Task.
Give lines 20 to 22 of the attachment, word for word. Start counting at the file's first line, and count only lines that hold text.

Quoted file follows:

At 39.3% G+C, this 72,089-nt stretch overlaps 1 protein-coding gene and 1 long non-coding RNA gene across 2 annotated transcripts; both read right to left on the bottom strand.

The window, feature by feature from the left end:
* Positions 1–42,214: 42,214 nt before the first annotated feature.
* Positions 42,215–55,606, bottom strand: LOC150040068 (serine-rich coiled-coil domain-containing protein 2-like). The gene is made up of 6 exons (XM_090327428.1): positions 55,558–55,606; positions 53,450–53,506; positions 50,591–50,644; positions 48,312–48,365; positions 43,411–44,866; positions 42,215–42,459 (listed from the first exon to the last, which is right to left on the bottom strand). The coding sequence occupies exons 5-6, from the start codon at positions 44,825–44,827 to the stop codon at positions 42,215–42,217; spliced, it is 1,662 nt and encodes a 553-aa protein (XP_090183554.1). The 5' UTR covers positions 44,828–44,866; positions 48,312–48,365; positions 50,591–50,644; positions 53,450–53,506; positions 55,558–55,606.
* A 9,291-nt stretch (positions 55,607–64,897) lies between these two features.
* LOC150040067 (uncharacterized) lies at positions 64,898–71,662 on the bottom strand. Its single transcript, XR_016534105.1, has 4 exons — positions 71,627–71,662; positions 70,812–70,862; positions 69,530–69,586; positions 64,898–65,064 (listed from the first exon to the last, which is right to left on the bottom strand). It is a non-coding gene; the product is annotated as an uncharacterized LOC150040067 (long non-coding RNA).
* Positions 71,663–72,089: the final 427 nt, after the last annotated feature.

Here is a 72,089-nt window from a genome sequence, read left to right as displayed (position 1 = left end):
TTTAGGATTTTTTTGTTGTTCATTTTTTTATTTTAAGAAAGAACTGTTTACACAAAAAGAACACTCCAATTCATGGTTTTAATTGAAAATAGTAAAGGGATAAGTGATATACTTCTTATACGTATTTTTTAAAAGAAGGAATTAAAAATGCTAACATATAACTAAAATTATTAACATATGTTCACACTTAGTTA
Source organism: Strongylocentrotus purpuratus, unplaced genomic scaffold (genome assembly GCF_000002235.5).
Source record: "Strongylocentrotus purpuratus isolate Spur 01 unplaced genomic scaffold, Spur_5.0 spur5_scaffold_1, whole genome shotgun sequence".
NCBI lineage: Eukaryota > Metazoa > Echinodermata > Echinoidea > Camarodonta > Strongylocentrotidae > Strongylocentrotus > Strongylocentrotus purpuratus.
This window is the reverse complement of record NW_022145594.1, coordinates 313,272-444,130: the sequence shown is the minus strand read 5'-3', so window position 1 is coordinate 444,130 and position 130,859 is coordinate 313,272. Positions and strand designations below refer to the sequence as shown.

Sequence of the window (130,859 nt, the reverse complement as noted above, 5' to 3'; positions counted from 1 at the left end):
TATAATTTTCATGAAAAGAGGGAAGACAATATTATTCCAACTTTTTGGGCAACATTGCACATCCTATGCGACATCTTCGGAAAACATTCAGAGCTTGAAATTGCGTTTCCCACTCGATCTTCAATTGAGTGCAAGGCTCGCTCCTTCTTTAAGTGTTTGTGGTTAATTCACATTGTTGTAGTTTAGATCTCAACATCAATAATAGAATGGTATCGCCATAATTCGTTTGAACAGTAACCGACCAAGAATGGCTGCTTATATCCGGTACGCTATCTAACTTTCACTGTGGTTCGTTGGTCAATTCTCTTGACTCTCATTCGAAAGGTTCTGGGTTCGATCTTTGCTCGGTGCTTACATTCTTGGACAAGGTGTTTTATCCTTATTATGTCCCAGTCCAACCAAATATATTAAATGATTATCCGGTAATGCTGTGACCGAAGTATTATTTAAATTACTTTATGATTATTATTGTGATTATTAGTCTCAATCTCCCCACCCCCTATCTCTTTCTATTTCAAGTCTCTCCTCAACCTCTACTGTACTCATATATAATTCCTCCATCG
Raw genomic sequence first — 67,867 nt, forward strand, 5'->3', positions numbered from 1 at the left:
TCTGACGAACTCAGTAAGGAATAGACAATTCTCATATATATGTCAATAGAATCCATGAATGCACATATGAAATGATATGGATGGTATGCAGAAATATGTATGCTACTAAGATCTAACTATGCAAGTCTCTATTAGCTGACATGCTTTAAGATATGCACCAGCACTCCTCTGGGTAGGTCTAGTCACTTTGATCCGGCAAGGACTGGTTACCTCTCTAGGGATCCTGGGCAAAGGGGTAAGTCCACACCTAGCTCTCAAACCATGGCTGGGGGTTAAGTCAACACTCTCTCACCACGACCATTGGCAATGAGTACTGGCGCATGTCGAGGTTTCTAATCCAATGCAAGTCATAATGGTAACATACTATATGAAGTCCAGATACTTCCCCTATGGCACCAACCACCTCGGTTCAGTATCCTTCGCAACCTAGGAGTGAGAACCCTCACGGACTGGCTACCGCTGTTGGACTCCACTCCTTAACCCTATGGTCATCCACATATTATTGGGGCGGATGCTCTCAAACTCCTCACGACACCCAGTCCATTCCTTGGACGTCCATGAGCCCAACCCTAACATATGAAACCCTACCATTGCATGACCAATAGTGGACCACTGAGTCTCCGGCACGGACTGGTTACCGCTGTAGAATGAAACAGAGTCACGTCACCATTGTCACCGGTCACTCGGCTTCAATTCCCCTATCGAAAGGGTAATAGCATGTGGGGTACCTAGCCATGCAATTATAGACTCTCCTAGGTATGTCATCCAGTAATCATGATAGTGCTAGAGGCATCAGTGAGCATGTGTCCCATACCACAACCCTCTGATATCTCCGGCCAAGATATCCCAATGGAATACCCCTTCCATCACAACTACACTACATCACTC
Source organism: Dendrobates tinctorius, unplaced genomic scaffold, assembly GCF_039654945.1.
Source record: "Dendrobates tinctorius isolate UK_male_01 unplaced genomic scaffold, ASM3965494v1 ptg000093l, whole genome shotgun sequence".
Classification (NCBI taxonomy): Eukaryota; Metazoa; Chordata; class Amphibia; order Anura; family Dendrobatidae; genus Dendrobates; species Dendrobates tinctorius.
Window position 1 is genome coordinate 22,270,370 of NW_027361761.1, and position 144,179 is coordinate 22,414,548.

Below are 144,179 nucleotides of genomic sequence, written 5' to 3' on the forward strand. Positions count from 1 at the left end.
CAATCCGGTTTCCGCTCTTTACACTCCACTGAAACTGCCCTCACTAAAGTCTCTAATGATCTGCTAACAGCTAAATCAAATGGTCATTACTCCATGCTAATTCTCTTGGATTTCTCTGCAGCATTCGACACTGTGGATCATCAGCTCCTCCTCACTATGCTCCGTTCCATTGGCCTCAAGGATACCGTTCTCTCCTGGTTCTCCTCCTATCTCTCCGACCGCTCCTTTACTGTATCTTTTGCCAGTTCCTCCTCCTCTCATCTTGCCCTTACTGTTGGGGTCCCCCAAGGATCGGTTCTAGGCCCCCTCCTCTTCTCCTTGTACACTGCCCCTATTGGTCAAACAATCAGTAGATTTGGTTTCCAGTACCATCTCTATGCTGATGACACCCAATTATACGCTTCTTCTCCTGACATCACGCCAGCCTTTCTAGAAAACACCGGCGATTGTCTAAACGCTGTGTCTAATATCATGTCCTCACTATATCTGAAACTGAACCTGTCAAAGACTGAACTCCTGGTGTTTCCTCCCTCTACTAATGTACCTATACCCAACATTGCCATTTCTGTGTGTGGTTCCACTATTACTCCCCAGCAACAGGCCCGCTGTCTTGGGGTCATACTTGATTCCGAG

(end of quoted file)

Classification (NCBI taxonomy): Eukaryota; Metazoa; Chordata; class Amphibia; order Anura; family Dendrobatidae; genus Dendrobates; species Dendrobates tinctorius.
Window position 1 is genome coordinate 22,270,370 of NW_027361761.1, and position 144,179 is coordinate 22,414,548.

Below are 144,179 nucleotides of genomic sequence, written 5' to 3' on the forward strand. Positions count from 1 at the left end.